Life is “supposed to” be a blank canvas, but stepmoms don’t really fit into “supposed to.”
Ever been to a paint night?
You know the kind, where the instructor takes you step by step through the process of conquering a blank canvas (hopefully while you’re sipping a beverage of some sort).
It’s very different from tackling a blank canvas by yourself.
In a paint night — there’s guidance, and you do (mostly) what you’re told.
On your own — you have the freedom (and the pressure) to do whatever you want.
But what about when it’s something else entirely?
What about when the canvas you’re working on was already started by someone else?
That’s how being a stepmom feels.
You jump into a picture that still needs plenty of work, but you weren’t there at the beginning.
That initial concept sketch, those starting brushstrokes — they aren’t yours. And sometimes, it feels like you cheated to get where you are.
At least, I do.
Life has lots of “supposed to’s” — certain things that we’re raised to expect.
We’re supposed to go to school. Then college. Get a job. Get married. Get a house. Maybe have kids.
We’re supposed to fill the blank canvas of our lives in a certain order.
But sometimes, we skip steps. Or we erase lines. We start over, or use a different paint color, and maybe end up with a section of canvas we didn’t expect at all. Something we weren’t “supposed to.”
And if you use a different color, you might wonder if it was the right one.
If you start over, you might feel like you’re playing catch-up.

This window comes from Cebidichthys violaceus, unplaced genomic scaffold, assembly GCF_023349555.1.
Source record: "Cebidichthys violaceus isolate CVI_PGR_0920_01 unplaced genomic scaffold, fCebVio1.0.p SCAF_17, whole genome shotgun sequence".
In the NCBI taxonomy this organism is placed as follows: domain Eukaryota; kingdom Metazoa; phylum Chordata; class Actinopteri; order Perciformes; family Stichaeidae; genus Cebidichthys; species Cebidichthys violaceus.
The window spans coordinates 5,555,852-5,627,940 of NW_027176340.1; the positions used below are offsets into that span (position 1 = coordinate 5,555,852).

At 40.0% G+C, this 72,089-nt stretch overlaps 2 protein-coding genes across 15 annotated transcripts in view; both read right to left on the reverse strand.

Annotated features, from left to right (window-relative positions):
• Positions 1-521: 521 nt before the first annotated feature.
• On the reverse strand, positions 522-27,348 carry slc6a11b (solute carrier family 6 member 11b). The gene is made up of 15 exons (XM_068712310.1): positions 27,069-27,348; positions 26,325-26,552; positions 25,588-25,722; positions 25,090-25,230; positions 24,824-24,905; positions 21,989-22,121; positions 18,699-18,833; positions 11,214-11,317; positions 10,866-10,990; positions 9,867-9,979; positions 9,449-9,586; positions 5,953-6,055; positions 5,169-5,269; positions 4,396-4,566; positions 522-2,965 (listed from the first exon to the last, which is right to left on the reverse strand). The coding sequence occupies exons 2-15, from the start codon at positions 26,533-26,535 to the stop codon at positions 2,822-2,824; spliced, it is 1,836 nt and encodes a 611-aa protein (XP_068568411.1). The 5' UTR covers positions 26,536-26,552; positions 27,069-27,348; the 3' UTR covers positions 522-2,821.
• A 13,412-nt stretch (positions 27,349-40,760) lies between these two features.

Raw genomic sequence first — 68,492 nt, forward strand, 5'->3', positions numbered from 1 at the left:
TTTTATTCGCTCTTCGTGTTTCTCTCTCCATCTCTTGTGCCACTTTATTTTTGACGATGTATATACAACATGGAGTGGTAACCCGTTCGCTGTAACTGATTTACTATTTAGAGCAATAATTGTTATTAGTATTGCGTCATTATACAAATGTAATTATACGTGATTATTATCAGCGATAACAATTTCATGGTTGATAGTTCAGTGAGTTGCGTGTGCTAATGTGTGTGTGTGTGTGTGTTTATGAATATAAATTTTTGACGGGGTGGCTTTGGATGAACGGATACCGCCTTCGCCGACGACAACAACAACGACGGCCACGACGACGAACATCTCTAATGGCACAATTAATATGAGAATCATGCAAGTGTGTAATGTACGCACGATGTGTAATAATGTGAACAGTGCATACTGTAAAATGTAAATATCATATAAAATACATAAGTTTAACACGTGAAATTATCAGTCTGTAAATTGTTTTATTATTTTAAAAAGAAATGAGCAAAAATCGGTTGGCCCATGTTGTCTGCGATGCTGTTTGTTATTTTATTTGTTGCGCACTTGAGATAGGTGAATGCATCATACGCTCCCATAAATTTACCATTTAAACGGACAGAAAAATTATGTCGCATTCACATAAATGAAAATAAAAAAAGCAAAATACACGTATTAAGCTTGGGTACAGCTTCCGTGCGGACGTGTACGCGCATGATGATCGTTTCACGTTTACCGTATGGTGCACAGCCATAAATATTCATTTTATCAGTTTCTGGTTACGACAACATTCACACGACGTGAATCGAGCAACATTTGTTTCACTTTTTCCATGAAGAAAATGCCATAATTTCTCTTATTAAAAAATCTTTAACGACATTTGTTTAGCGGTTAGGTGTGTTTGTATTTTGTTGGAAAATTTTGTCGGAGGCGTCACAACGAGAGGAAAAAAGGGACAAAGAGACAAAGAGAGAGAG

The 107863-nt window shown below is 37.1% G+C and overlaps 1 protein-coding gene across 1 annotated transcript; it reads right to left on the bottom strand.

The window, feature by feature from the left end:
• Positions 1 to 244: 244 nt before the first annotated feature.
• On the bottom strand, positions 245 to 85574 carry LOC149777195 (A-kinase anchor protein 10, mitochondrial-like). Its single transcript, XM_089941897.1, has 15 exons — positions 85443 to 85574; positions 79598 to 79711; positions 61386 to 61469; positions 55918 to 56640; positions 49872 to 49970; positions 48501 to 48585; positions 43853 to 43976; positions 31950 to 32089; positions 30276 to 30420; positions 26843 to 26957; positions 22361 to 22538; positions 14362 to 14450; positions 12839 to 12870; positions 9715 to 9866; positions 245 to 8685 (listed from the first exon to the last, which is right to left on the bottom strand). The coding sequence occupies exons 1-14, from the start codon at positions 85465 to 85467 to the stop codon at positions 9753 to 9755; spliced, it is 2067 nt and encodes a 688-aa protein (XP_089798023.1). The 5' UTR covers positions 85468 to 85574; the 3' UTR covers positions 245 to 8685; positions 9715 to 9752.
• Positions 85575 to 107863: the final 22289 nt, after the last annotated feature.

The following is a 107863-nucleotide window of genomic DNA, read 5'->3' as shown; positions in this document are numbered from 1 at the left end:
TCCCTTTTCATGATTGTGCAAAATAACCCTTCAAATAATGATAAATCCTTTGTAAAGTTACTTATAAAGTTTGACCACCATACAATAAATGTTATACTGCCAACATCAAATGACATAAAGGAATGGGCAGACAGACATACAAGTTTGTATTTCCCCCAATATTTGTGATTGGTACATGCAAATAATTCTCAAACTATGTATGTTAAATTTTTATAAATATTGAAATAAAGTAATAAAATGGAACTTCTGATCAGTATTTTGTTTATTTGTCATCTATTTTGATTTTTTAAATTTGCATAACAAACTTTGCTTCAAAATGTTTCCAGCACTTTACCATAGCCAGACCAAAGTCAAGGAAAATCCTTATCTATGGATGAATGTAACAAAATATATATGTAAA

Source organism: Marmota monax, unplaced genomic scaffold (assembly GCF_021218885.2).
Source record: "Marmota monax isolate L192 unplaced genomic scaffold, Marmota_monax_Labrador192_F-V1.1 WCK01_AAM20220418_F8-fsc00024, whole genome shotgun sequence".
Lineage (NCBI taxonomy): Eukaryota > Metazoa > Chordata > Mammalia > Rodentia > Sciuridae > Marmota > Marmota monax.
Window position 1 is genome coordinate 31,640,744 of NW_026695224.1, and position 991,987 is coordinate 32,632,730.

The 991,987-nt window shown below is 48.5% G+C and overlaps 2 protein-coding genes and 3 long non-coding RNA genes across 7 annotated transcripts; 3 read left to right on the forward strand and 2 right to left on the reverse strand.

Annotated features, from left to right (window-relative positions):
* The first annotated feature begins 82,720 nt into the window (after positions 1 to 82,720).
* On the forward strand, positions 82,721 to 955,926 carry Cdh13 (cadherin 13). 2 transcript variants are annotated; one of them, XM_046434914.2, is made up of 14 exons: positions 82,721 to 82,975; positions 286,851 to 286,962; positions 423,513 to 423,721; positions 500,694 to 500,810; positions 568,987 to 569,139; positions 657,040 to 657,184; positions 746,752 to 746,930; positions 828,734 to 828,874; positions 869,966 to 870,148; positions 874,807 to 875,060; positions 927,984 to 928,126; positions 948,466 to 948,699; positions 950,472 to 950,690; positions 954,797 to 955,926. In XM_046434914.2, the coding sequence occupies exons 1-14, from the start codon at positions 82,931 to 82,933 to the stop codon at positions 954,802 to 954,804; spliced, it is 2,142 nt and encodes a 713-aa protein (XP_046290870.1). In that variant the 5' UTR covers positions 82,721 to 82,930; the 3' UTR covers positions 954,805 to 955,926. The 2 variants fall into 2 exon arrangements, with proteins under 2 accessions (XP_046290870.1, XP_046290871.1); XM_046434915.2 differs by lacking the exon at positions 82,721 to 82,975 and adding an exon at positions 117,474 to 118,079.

If you skip a few steps, you might question if you cheated the process — say, if your canvas was already started by another person…
On this Mother’s Day, I’m that third one. When I married a man who already had kids, I definitely felt like I cheated.
I walked into a pre-fab family with all the fixin’s, including two awesome kids, two lovable cats, and a husband who already had a stable career and plenty of life skills.
I realize no two stepmoms have the same story, but I have to wonder if other stepmoms feel the same way (especially ones who don’t have biological kids of their own).
With kids, we’re “supposed to” start from the beginning. We’re “supposed to” sketch it first, paint the outlines, know and love the kid from Day 1 (and, particularly as a mom, long before the kid is even born).
We’re supposed to start with a blank canvas.
Stepmoms don’t. Or at least, I didn’t.
And if I’m honest, it does feel like I cheated.
I met my kids when they were 4 and 8 years old already. That meant my stepson had been born when I was 18 — which is weird to think about.
I get to hang out with another woman’s kids, help set their rules and think about their futures — and it wasn’t even my idea that they exist in the first place. Sounds like cheating to me.
Similarly with my husband. He’d been married before. He wasn’t new to the whole marriage thing like I was.
When we bought our house, it was my first, but not his. Which, frankly, is fantastic because he already knows about home repair, maintenance, bills, mortgage, paperwork — all that stuff.
Sometimes I feel like I’m just along for the ride, coasting on his momentum. Again: Cheating the “supposed to” system.
Presently, one of my best friends is planning her wedding, and I sometimes wonder what it’s like — doing things the way you’re “supposed to.” Marrying someone with similar life experience as you. Going through life’s hurdles at the same pace. Building a life — and a family — from scratch.
Filling in your canvas on your own.
Because that isn’t what I’ve done. That isn’t what stepmoms do.
The painting’s already been started for us. The composition is there, the main characters are already positioned.
To me, yes, it feels like cheating.
But the truth is, there’s plenty of hard work left to do. My stepmomming canvas might have been predetermined when I entered the picture — but it doesn’t mean I can’t help shape its final outcome.
I get to fill in the outlines now, shade and highlight, bring my own color and artistic style to it.
I’m going for a masterpiece, here.
Because that’s what stepmoms do.
Originally published in The Herald News on May 12, 2019.